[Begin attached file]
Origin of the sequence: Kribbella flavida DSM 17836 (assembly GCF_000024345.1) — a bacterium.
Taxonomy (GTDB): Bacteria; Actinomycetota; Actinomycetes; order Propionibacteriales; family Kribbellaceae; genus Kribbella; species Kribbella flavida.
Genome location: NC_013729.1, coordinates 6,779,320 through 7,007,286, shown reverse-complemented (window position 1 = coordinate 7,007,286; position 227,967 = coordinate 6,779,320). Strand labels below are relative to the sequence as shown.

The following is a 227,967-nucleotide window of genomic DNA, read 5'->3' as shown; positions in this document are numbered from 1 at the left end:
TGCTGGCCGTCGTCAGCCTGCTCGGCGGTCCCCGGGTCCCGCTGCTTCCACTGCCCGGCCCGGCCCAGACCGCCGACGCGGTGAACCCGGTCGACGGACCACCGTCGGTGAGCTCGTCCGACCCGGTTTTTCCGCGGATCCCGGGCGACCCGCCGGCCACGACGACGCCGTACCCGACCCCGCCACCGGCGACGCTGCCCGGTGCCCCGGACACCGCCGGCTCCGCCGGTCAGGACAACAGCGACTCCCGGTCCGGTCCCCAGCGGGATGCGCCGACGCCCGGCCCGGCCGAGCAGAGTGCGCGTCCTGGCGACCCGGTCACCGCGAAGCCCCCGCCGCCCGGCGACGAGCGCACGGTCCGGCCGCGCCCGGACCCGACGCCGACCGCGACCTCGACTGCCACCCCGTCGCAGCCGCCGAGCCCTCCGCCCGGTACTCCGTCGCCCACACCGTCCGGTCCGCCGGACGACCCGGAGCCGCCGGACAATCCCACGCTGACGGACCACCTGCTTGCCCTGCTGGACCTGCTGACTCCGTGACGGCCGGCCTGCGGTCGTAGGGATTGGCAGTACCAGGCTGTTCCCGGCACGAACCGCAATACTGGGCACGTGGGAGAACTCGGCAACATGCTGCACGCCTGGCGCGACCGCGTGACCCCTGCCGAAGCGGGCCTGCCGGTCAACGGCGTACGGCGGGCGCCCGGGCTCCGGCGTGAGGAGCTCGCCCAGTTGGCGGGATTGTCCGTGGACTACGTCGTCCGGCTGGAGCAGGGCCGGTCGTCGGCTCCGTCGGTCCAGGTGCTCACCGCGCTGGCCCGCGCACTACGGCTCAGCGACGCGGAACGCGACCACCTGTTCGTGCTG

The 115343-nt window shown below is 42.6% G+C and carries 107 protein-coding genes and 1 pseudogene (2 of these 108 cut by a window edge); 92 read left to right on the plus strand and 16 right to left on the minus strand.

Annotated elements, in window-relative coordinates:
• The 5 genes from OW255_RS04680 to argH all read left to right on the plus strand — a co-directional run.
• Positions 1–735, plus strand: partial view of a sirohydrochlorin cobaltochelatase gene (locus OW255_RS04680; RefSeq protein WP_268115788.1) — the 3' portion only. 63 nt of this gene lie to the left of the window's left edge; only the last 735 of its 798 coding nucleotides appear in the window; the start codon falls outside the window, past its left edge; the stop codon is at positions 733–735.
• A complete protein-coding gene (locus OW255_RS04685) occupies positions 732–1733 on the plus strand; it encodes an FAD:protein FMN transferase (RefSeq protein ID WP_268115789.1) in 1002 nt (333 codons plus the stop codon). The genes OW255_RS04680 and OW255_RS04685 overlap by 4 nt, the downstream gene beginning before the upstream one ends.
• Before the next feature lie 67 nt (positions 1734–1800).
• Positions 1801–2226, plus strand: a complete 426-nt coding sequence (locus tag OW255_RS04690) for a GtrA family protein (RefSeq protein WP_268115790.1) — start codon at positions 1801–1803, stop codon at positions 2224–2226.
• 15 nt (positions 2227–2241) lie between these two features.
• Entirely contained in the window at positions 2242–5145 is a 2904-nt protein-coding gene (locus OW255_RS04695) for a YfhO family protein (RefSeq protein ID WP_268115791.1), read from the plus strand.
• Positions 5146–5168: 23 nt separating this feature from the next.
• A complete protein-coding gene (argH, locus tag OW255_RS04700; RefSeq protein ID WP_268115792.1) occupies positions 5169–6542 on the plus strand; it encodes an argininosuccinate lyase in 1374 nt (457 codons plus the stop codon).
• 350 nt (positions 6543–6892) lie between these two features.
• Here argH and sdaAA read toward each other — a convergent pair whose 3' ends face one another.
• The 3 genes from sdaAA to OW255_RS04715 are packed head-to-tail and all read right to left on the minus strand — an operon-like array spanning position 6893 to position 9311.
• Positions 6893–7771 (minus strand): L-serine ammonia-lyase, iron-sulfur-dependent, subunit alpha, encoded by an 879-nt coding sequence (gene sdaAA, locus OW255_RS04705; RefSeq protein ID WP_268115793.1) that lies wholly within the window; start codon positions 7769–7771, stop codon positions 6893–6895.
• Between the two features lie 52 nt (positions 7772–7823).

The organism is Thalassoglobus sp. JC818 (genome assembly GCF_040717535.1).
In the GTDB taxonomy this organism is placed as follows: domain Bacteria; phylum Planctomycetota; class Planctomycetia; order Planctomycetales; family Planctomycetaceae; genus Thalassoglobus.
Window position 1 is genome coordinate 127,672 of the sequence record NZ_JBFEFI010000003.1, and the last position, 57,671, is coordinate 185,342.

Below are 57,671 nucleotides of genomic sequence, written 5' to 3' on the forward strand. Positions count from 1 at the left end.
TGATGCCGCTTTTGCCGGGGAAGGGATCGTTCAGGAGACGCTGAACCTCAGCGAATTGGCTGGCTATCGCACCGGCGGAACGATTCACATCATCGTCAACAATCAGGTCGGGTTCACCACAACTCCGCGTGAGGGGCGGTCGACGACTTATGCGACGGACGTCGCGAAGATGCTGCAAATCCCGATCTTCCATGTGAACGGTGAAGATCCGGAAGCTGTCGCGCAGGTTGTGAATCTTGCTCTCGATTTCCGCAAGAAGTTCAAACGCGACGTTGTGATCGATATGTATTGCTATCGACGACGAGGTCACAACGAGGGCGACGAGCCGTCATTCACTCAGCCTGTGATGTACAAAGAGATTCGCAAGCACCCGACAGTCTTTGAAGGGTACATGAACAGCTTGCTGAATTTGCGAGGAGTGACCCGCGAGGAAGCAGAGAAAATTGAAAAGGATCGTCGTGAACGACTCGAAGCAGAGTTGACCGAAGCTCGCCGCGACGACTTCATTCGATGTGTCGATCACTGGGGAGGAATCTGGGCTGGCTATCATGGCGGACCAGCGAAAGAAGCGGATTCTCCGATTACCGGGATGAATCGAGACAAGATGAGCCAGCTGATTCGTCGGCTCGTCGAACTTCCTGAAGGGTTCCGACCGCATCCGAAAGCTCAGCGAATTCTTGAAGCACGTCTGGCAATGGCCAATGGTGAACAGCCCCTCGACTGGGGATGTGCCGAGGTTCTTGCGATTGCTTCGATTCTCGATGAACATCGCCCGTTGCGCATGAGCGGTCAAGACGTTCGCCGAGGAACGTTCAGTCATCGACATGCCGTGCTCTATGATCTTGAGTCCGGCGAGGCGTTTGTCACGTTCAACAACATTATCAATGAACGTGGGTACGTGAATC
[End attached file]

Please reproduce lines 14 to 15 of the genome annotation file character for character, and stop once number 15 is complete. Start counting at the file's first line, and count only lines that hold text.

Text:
• Entirely contained in the window at positions 2242–5145 is a 2904-nt protein-coding gene (locus OW255_RS04695) for a YfhO family protein (RefSeq protein ID WP_268115791.1), read from the plus strand.
• Positions 5146–5168: 23 nt separating this feature from the next.